Garfoot retires from cycling

Highly decorated Australian rider hangs up her wheels

Australian rider Katrin Garfoot has announced her retirement with immediate effect. German-born Garfoot, 36, turned to cycling aged 29 and despite being a late entrant into the sport became one of the most successful time trial riders of her time. She won a silver in the Worlds road race last year and took bronze in the time trial event. The three-time national time trial champion bowed out with a gold medal in the time trial at the Commonwealth Games in April of this year.

"I am content with my journey over the past few years. I thank everyone involved and everyone who supported me," Garfoot announced in a press release issued by Cycling Australia.

"After the Commonwealth Games I wanted to see if life swept me up and it sort of has. I did not feel like training anymore. My cycling career was an intense time for me and now I want to enjoy life with my friends and family. A lot of people asked me 'what comes next for you'. I am not certain of what that is, but I am taking my time to mull over some ideas and see what comes of it."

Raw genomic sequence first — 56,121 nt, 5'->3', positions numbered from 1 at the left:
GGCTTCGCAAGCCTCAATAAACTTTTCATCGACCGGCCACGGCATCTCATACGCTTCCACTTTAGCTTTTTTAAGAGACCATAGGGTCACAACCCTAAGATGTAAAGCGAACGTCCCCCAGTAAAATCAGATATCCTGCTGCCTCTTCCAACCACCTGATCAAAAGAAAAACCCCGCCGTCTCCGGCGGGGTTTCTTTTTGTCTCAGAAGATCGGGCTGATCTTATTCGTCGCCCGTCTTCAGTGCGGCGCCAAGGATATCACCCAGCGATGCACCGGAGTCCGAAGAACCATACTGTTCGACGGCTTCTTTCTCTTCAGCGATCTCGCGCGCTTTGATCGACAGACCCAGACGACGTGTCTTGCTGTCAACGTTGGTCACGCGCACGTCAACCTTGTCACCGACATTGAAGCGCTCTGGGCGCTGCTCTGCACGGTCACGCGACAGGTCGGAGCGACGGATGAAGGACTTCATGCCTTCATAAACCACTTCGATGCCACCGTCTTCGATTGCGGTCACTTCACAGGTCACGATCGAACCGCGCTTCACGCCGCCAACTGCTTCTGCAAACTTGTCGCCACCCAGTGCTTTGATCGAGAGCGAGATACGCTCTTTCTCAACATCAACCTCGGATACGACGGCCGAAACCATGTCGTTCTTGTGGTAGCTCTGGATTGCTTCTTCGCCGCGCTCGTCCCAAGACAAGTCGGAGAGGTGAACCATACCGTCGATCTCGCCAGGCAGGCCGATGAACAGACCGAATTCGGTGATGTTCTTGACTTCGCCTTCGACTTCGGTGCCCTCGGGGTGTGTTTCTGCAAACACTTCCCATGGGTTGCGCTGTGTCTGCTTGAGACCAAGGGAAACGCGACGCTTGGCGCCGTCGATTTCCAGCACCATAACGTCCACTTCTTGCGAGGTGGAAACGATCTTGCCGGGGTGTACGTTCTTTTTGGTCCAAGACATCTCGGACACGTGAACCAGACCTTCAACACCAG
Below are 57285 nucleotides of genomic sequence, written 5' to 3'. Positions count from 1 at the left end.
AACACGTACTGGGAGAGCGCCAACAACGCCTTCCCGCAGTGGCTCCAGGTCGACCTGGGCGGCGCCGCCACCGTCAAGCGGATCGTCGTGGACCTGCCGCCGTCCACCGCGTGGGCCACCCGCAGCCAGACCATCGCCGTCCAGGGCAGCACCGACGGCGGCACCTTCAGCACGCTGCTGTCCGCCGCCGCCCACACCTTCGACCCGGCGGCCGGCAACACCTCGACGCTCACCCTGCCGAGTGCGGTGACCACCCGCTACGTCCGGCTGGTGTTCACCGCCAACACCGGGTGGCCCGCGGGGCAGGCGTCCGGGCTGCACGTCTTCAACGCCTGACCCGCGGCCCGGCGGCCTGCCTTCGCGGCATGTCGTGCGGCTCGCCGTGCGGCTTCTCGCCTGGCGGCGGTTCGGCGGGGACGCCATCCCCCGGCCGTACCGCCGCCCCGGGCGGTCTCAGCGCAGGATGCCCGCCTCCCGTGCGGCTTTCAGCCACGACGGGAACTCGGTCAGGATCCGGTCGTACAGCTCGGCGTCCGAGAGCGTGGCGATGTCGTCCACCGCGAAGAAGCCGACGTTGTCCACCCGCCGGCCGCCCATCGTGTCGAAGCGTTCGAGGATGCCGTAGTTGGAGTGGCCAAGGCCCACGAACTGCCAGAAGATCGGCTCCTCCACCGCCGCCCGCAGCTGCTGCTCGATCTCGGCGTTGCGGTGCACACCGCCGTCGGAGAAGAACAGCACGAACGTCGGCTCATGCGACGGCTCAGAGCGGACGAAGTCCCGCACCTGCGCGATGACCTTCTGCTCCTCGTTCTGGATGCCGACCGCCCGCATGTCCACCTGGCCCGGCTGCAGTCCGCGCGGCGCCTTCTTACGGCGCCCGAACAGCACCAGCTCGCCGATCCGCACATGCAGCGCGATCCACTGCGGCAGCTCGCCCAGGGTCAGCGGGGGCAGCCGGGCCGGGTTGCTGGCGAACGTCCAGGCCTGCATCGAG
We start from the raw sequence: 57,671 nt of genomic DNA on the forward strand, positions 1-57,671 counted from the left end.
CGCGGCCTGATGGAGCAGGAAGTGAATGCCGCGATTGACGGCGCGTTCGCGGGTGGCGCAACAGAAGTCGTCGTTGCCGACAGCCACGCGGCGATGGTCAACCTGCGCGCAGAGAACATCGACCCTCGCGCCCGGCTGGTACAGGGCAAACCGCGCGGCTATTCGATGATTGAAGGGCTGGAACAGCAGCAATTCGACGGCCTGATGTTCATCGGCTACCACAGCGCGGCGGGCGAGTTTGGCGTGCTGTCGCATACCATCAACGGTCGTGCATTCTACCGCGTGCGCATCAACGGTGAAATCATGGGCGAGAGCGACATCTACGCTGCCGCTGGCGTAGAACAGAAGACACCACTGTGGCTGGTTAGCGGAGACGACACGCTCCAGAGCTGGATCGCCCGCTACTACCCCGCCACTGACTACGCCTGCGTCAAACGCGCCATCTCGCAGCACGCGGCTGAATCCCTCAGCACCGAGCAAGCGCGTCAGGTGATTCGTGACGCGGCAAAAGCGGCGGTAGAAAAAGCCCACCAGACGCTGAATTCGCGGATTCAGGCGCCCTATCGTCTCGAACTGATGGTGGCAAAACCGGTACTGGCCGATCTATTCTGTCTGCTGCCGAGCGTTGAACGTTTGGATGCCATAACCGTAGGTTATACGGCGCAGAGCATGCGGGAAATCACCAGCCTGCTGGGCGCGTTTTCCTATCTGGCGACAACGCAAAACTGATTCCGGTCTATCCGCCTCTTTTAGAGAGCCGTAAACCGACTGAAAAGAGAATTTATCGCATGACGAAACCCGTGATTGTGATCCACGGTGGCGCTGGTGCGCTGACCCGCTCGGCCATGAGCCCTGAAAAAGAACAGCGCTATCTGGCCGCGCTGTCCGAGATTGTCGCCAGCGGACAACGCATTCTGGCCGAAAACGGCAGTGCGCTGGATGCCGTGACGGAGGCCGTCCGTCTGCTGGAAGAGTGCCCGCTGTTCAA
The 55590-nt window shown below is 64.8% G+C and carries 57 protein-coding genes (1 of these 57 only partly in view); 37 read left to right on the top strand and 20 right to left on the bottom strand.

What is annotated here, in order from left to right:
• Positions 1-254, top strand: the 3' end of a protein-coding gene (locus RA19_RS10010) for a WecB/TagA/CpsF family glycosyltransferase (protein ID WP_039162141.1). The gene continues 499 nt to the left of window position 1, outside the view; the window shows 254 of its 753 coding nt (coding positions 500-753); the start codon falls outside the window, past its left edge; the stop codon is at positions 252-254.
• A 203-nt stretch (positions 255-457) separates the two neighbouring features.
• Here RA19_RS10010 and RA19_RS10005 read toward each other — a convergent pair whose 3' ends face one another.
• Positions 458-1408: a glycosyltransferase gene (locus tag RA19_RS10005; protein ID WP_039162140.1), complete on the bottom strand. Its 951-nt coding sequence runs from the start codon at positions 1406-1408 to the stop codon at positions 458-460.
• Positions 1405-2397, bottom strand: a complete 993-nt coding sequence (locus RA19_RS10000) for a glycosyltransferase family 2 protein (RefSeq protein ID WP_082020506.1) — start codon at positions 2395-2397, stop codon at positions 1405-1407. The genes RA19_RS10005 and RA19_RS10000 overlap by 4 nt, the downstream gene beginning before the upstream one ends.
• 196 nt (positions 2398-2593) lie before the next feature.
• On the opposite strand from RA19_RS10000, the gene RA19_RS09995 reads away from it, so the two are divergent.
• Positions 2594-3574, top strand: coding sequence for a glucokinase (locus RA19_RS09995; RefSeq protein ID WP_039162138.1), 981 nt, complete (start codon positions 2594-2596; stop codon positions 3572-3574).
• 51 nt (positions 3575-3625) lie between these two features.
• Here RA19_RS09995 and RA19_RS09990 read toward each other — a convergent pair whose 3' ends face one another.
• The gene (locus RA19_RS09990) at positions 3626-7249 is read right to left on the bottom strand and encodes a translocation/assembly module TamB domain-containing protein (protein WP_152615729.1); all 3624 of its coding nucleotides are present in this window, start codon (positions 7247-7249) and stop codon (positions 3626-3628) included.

Garfoot turned professional with Orica-AIS in 2014 and remained with the team throughout her short but highly decorated career. Although she scaled back her racing schedule at the start of this year to include only home-based events she went on to win her third national time trial title before winning a stage and finishing third in the Santos Women's Tour. Her win in the Commonwealth Games time trial was followed by 13th in the road race in which she helped Chloe Hosking take the gold.

Cycling Australia CEO Steve Drake led the tributes for Garfoot.

"From her first race with her local club to the absolute pinnacle representing her adopted country at the Olympic and World Championships, Kat has had an amazing cycling journey. While Kat's international results are worthy of high praise, it is her passion, dedication and commitment to excellence that will be her lasting legacy.

"Kat is clearly a gifted athlete, but she has also provided a great example to women that it is never too late to try competitive cycling. We wish Kat all the best in the next chapter of her life and we hope to see her around a bike race very soon."

 

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